March 22, 2014
A local group is drumming up money so kids in in another part of the world can go to school.
Raise the Roof Haiti held a night of African drumming at the Fry's Spring Beach Club in Charlottesville. The night, which also featured Haitian food and a silent auction, aimed to raise money to build a school for children in Haiti.
Lauren Ewell, a student at the Renaissance School, found the Raise the Roof group. The work began as her senior thesis project.
"It's kind of morphed into a really, really huge senior thesis project," Ewell said.
She saw a film called "Girl Rising" on UVa grounds last Spring. The movie followed the stories of several girls around the world.
"It talked about their struggles with education and how determined they were to get an education. And, after that, I felt really compelled to take action and do something in whatever way I could to help," said Ewell. "I had to get a team of passionate people together and it kinda just all happened."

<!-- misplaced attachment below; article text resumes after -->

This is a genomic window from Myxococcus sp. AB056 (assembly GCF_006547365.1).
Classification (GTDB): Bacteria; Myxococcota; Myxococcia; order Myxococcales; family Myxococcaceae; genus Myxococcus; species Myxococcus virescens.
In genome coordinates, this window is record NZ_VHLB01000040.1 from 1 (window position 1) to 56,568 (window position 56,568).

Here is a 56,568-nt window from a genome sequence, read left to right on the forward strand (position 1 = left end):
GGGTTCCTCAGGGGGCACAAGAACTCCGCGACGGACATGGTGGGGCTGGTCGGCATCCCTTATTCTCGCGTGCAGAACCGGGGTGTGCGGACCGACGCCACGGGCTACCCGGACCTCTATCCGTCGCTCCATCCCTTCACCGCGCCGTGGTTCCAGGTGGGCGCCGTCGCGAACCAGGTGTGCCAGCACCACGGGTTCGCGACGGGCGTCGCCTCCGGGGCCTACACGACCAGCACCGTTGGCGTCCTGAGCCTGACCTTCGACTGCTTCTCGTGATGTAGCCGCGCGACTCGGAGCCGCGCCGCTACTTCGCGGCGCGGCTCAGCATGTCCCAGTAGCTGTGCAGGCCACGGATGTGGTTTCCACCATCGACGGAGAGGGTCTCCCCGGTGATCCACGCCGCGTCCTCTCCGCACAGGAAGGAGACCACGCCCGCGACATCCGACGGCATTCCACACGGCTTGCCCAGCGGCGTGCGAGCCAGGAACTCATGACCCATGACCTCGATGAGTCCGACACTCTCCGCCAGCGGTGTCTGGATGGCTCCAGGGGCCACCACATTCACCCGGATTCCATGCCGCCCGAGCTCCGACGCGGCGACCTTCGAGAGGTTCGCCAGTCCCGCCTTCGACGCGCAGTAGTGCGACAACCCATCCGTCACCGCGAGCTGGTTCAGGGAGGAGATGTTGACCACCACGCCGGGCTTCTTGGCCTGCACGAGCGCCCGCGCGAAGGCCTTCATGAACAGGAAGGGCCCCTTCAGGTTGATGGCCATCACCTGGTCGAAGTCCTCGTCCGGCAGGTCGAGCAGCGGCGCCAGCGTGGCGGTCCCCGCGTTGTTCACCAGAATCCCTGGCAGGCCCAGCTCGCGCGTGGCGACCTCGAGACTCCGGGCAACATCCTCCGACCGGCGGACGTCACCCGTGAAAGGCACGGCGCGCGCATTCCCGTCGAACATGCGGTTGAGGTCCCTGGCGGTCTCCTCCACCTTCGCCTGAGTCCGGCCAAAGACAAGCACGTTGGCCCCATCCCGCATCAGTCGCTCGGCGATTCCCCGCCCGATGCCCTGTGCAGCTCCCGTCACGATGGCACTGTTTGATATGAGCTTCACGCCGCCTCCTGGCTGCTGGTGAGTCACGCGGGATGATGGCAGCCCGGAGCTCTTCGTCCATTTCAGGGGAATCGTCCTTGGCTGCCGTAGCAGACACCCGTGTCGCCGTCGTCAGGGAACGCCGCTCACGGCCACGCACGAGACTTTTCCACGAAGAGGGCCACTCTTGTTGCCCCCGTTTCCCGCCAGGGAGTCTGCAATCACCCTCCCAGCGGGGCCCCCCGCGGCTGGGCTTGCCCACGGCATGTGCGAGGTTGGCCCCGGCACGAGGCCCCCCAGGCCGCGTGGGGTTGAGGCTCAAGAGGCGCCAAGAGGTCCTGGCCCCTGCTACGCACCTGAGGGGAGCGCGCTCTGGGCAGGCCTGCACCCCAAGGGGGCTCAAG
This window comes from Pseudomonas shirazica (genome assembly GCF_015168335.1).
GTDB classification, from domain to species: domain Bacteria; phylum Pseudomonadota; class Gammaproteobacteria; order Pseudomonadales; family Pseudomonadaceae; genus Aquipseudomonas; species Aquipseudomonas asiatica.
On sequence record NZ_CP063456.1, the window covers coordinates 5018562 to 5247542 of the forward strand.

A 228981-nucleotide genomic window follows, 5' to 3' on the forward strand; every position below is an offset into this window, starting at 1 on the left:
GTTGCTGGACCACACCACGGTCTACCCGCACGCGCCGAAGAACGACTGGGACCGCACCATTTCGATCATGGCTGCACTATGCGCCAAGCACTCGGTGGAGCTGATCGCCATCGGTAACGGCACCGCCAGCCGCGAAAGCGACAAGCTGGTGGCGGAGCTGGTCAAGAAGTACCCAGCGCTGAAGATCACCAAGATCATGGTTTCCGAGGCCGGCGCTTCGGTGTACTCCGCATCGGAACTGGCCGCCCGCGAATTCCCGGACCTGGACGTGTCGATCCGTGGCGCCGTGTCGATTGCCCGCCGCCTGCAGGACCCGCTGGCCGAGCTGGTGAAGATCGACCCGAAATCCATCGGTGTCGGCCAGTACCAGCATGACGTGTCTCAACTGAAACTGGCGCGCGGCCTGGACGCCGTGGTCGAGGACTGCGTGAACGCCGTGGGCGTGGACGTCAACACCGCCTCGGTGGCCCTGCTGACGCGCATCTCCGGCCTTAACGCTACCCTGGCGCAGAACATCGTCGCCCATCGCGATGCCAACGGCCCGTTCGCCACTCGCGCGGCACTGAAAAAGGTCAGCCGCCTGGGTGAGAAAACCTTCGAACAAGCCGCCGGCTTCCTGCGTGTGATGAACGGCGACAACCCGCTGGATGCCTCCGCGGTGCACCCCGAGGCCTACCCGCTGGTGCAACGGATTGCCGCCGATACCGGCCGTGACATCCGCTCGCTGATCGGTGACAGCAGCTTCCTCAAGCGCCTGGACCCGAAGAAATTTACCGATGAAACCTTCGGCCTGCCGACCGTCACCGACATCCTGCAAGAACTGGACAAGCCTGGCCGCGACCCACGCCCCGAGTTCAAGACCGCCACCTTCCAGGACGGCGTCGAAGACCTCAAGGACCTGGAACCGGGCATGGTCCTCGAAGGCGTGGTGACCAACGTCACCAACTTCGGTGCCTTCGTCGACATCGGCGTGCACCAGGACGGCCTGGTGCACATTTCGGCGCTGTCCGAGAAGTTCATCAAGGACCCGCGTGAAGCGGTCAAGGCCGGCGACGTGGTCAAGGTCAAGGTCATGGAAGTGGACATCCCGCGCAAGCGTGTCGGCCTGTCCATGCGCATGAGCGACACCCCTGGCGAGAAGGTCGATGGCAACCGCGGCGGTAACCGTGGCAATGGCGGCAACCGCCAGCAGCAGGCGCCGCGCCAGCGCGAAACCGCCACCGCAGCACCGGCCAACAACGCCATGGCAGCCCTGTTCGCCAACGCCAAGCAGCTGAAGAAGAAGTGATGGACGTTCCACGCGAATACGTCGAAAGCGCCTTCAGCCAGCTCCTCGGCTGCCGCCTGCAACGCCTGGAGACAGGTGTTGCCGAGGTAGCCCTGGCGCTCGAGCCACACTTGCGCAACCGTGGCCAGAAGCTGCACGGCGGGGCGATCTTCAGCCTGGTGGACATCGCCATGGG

The group is a high school chapter of buildOn, a nonprofit organization that builds schools in areas of extreme poverty. It open to all, but is comprised several other Renaissance School students along with some adults. They meet weekly at the Renaissance school.
"We picked Haiti because, after the earthquake, it was just so devastated and there was a lot of poverty. I think that everyone can do something to help. So, this is our little way of helping," Ewell said.
buildOn makes sure that 30% of the student body is female.
"I think that's incredibly important because that's a problem of our time, and I think that we need to realize that and work together to help girls get an education," said Ewell.
The group will travel to Haiti in June for a week to help build the school.
"It's really fun. My hope is that we'll inspire other young people to do development work and this kind of work."
Going into Friday night's drumming, the group had raised a little more than $26,000. Their goal is $35,000.
"It's great to see everyone get involved," Elizabeth Culbertson, a homeschooled 9th grader and member of the team, said of the night.
"And it's great to see everyone support the project," added Ewell. "It's really nice."